Review: Portuguese artist Violet and her Naive label presents this 17-track No Justice No Peace compilation in support of Black Live Matter while expression recognition of "the immeasurable debt we owe to the consistently brilliant black artists, black music, black arts and traditions." With 100% of proceeds from this compilation donated to anti-racist funds, No Justice No Peace presents a vast array of genres and styles that embrace house, techno, and breakbeats to more leftfield and ambient productions from Odete, Millia Rage & Purelink, and Luar Domatrix. Further highlights include Overland's "Nova Scotia", Russell E. L. Butler's "The Streets Aren't Empty, Their Hearts Full Of Heat" and Violet's own "Never L8". Full support.
Review: Glasgow-based label Avoidant deserves kudos for bringing together some of the most respected names in electro for this compilation. Annie Hall and Versalife represent deeper ends of the spectrum, with Hall's bubbling "Meido Estetico" in particular standing out. Carl Finlow drops a lean, industrial funk workout in the form of "Syncopated Automated", while on the compilation's title track, The Advent teams up with Zein Ferreira on a bleak trip through discordant synths and popping rhythms. Sharing space on the compilation are label regulars like CYRK, who drop the epic melodies and gurgling bass of "Block" and Kronos Device, a project from Bass Junkie / Dexorcist, which sees concrete weight bass drums connected to wild electronic stabs on "Crisis Point".
Review: Fear-E aka Scott McKay teams up with The Wasp to follow last year's "Posh End Sponk" release on Dixon Avenue Basement Jams. "The Shining" is a tough stomper that resounds to eerie organ riffs and busy vocal samples, while on "Pax", the collaborators head in a different, darker direction, with eerie stabs and ghetto shout outs underpinned by a steely, shuffling rhythm. "Chucky B" is more abrasive and visceral as they throw down a banging groove that underpins a busy call and shout sample, while "Kokamen" sees them explore the kind of bugged out techno you would expect Green Velvet to deliver.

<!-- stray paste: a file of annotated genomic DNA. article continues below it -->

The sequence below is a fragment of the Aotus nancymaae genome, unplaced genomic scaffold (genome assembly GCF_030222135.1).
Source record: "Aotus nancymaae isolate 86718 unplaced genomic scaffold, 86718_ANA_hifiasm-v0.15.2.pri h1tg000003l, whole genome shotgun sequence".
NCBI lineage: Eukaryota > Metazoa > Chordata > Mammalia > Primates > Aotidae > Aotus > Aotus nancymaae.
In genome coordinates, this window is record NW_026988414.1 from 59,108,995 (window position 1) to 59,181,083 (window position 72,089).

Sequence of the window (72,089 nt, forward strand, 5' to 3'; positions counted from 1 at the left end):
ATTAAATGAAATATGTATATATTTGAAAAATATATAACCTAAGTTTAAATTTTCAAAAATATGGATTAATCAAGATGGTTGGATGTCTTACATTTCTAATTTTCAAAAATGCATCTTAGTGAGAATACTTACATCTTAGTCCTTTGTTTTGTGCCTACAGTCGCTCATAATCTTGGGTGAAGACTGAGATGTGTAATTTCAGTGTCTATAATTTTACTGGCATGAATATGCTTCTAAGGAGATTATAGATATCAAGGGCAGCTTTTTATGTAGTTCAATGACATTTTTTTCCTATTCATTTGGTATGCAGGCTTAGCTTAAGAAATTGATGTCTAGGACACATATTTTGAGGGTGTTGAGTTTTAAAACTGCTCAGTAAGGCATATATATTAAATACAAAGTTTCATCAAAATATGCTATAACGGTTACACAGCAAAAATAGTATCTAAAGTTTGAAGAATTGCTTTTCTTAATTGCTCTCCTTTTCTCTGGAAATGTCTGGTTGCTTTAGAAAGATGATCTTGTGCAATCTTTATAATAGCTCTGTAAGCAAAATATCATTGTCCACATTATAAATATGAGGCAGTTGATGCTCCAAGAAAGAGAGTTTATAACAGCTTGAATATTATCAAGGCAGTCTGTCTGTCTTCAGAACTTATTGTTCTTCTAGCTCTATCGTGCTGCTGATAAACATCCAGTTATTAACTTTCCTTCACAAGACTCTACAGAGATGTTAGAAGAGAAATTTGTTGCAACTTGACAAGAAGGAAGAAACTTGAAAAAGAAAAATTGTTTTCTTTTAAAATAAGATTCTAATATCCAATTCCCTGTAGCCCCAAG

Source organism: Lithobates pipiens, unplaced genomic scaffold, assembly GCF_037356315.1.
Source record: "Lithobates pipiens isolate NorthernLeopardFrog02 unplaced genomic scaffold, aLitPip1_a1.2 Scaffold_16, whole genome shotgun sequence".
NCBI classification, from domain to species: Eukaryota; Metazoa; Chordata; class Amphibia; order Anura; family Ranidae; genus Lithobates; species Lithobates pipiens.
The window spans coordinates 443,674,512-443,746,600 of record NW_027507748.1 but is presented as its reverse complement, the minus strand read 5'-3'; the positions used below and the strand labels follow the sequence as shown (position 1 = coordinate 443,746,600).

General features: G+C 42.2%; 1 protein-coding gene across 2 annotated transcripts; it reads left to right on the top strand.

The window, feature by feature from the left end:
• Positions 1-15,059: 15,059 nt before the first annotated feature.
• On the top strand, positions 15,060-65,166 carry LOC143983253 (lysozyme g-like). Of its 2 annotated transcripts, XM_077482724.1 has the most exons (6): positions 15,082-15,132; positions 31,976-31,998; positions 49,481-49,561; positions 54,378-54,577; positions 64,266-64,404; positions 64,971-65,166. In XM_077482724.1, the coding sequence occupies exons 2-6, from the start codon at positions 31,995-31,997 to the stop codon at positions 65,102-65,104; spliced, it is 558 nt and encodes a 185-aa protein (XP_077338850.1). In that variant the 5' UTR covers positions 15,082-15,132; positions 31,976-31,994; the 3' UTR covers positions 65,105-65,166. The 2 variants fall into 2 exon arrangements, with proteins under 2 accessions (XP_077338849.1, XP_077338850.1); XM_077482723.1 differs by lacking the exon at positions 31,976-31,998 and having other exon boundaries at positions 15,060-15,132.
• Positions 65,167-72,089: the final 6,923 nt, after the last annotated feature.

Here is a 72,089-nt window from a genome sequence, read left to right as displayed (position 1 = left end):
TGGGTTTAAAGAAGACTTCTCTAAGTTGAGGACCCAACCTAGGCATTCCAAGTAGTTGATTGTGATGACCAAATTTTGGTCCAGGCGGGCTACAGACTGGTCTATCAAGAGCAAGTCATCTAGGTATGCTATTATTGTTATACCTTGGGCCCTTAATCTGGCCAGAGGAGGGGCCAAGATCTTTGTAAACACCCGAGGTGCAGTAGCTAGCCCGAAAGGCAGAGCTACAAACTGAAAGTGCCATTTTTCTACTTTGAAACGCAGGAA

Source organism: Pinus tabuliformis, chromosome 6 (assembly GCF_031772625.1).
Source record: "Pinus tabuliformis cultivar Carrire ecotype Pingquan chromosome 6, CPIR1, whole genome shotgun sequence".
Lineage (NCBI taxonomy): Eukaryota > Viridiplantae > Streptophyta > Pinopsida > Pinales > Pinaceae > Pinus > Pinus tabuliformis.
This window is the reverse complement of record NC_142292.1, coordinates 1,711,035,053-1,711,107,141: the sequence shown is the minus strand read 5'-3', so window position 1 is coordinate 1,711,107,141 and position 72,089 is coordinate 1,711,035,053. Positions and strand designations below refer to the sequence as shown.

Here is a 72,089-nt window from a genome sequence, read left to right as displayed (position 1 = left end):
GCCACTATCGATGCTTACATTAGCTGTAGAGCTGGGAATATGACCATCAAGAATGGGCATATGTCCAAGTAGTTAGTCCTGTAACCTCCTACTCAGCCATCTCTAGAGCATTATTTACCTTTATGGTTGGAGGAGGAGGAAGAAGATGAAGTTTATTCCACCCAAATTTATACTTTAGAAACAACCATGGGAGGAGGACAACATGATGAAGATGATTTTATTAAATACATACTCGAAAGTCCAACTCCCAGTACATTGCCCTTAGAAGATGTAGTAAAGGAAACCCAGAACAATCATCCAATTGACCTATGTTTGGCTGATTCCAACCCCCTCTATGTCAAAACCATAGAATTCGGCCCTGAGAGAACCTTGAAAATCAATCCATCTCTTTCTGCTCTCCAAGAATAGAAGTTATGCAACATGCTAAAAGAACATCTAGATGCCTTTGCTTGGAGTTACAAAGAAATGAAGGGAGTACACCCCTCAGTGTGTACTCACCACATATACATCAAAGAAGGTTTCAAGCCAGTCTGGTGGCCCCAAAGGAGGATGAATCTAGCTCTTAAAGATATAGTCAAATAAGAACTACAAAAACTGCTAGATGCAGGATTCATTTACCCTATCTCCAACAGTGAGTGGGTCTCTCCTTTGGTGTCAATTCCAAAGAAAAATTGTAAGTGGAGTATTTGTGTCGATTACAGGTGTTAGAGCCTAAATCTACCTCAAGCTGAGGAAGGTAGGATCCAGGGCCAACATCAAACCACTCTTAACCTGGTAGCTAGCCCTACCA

Review: Fear-E's fourth outing for Dixon Avenue Basement Jams sees him deliver his biggest track so far. Inspired in equal measure by jacking Chicago house and the low-end menace of Detroit artists like Suburban Knight, the vocal-led "Jump On The House Train" is a superb, slightly menacing slice of house music. "A New Day" and "Skuddy Deflektor" follow in a similar vein, albeit without vocals, with Fear-E laying down dark sub-bass tones and rolling kettle drums to devastating effect. Closing track "Green Eyed Monster" sees him edge closer to techno, with a frazzled bass, acrid acid and waves of abrasive percussion making for a powerful peak time track.
Review: This is the second full Fear-E release on Dixon Avenue Basement Jams and brilliantly recalls the glory days of Detroit techno and Chicago house. "Back to Basics" revolves around a jacking rhythm and a predatory bass that support a sweaty vocal. It's a classy basement track. On "What Ya Gonna", the tempo moves up a few notches as steely percussion and minimal beats accompany a lo-fi bleep sequence and eerie rave stabs, while "Band of Rubber" is a noisy, muddy groove. None of them can compare to "Sunrize in Avalon" however, which sees Fear-E appropriate the kind of liquid acid-soaked deep techno that Nu Era used to specialise in.
Review: Following the success of their first all-star EP, Dixon Avenue Basement Jams has once again assembled the crew for a second throw-down. Dennis Sutra goes for the jugular on opener "TIME 4 PRAYER", where ghetto-house style cut-up vocal snippets ride a thumping, 128 BPM groove, while "Fear E" reaches for the classic house vocal samples on the low-slung warehouse jack of "Candi's Quadra". Speaking of jack-tracks, you'll struggle to find more muscular thrills than the fuzzy electronics, stomping beats and hedonistic intent of CT Trax's "Walk For Me". The same outfit's surging acid jam, "Toxic", pulls down the curtain on another killer DABJ release.